Jan Sidebotham's, K'79, Speech at First Coed Hamilton Graduation

In the spring of 1979, Hamilton College celebrated its first co-ed graduation. Kirkland College, its coordinate institution, had ceased to exist the previous year, when the two schools merged under somewhat acrimonious circumstances. It was a tumultuous time as two distinct colleges with divergent philosophies, set out to graduate two student bodies as one.

Jan Sidebotham’s graduation speech tackled the concept of unity. She sought to honor her professors at a memorable baccalaureate ceremony. We encourage you to read her speech and post your thoughts and memories. For more historic detail on the spirited culture, traditions and legacy of Kirkland College, log on to [http://www.www.kirklandalums.org].

Ham Coll Commencement Speech
HK May 27, 1979
.C5 Jan Sidebotham

I was told that my speech today should be a mixture of sentiment and humor, and that I should make people feel good. I sense behind that advice a fear that I will mar this ceremony with stridency and divisiveness. Why might I create bitterness? Because I lost my college. I am a former Kirkland student receiving a degree from Hamilton. Like some other women students at Hamilton I am not entirely happy with Kirkland’s fate, and not entirely convinced that the merger has gone through smoothly as many insist it has. Most of all, I’m afraid that within a few years, even without malevolence, Hamilton will manage to wipe out all traces of Kirkland.

For those of you who don’t know, Kirkland was the school across the street in which all the women in the class were originally enrolled, and which has since folded and been absorbed by Hamilton in a move loosely and inaccurately called a merger. What we lost in losing Kirkland was an alternative, and in that alone, we lost much. Each of us as individuals can seek out his or her own alternate routes to learning, but it is a rare opportunity to be backed up by an institution in that search. Our class was lucky enough to enjoy that opportunity for 3 years.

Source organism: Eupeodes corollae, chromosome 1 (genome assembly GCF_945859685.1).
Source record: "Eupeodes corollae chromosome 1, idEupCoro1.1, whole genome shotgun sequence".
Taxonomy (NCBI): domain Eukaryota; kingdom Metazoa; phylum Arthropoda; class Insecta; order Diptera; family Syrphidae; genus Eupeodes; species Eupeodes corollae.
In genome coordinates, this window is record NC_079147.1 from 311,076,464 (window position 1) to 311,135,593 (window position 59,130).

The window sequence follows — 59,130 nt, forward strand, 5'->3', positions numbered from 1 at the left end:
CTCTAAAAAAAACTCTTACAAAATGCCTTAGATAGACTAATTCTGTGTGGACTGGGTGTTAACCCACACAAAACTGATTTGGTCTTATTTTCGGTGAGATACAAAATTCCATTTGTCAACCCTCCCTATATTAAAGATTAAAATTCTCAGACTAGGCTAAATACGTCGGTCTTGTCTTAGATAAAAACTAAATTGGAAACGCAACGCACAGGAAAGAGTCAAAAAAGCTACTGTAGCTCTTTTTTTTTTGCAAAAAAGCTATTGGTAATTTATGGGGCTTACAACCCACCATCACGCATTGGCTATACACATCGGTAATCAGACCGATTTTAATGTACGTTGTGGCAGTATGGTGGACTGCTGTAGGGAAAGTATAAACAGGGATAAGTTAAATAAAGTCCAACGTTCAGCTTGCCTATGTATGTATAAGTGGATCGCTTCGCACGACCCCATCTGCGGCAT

At Kirkland, there was the sense that students were trusted. Whether manifested in the first-name basis which is between most students and faculty, or in policies, such as independent study programs, which depended on a student’s self-motivation, there was evidence that the administration assumed that students were grown-ups. The fact that one could design her own major indicated that the school had a respect for the student’s individuality. The use of evaluations as opposed to grades also contributed to the student’s sense of her own uniqueness, and was based on the belief that students were interested in learning for its own sake, not for the sake of getting on the Dean’s List. Evaluations also encouraged students to compete with themselves rather than with others. In many ways Kirkland’s policies testified to the administration and faculty’s confidence in students. Kirkland had her problems, but one of her fine points was the dignity which she assigned to students.

In conversations about this speech, various people have urged me not to be divisive. That exhortation for unity, at any cost, has become some kind of watchword for the post-merger era. Unity, peace, congeniality have all become ultimate goals. They may be worthy goals, but they may also be attained at exorbitant cost, in which case we should examine our values.

Is unity possible, or even desirable, in an academic community? After all, what’s so wrong with division? Why are we so afraid of it? Certainly we cannot expect people to agree with each other, can we expect them to sacrifice convictions only for the sake of harmony? Unity is important, but it should not be the final criterion, especially in an educational institution. Supposedly education is all about learning and discovering. How can we learn and discover without challenging, questioning and criticizing? When we ask for unity, at any cost, we come dangerously close to imperialism. What ends up happening is that the minority is required to agree with the majority’s decisions, regardless of how firmly the minority believes in its own judgments. When one party says to another “Please don’t be divisive.”, it can mean, “Your opinion doesn’t count; mine does.” Rebelliousness for its own sake is destructive and we cannot encourage people to be demagogues. But we don’t have to fear dissent. If you can’t make waves in the academy, where can you make them?